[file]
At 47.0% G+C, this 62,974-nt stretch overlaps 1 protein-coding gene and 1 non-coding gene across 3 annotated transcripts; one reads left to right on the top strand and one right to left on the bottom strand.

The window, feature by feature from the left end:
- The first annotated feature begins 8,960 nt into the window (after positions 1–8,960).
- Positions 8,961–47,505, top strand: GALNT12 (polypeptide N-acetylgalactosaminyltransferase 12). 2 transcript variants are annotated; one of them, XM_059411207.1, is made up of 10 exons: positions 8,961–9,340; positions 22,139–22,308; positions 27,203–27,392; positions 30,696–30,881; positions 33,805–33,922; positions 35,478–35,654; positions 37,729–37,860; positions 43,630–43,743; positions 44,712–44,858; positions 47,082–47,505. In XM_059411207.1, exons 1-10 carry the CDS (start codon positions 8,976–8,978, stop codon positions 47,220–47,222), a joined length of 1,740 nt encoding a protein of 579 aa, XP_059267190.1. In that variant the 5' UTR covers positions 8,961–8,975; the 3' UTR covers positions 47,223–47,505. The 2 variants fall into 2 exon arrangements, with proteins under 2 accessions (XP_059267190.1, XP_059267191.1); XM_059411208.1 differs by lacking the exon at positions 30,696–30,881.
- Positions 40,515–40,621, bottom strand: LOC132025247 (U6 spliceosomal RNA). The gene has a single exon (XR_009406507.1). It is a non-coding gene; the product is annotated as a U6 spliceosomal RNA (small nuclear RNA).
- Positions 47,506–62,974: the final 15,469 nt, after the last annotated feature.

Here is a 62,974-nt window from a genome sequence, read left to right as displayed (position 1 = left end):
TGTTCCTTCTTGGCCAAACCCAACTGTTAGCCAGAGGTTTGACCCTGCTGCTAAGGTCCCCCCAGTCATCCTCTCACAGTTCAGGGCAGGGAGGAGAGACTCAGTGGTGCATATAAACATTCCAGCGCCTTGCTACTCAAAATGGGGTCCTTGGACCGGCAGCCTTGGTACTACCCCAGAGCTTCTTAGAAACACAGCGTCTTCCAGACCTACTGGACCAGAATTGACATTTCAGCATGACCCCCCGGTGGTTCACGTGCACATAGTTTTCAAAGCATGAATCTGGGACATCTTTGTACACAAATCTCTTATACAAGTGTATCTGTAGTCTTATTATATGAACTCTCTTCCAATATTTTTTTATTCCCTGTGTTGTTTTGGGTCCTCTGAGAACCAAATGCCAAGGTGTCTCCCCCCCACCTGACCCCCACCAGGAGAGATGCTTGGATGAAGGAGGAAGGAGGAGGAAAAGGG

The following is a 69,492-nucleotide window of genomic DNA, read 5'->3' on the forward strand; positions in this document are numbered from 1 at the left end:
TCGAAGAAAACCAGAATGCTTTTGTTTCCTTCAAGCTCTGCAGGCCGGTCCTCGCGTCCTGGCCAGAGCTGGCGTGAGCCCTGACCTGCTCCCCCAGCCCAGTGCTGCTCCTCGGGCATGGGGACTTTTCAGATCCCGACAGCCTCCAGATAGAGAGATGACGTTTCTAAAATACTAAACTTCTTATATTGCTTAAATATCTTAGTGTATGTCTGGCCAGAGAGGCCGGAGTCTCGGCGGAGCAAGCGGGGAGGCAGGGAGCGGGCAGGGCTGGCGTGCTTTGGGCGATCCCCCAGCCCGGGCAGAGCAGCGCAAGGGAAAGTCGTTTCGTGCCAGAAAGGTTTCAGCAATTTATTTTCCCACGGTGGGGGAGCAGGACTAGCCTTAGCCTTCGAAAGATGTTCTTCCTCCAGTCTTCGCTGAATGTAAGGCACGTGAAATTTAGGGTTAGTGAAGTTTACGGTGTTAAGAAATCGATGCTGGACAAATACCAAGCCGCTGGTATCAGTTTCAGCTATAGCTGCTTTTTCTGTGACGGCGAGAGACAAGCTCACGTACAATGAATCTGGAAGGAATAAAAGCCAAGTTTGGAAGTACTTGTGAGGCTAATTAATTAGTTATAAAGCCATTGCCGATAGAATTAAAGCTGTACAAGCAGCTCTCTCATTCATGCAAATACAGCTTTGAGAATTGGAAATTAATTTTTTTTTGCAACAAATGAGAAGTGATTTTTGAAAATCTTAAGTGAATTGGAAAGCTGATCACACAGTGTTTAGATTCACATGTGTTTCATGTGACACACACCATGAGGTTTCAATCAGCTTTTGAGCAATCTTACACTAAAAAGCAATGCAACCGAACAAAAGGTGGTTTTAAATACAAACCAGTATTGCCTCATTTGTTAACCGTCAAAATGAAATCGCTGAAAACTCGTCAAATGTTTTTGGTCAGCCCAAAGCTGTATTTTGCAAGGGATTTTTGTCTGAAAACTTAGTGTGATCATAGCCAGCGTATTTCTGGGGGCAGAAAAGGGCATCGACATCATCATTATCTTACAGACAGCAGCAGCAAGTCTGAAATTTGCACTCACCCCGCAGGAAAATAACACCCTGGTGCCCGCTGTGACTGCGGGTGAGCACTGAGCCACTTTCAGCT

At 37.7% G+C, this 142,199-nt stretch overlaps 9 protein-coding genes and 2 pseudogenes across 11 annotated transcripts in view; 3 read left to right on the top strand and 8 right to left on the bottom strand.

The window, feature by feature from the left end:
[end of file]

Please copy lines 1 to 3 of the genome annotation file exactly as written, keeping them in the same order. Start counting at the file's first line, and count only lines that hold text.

At 47.0% G+C, this 62,974-nt stretch overlaps 1 protein-coding gene and 1 non-coding gene across 3 annotated transcripts; one reads left to right on the top strand and one right to left on the bottom strand.

The window, feature by feature from the left end:
- The first annotated feature begins 8,960 nt into the window (after positions 1–8,960).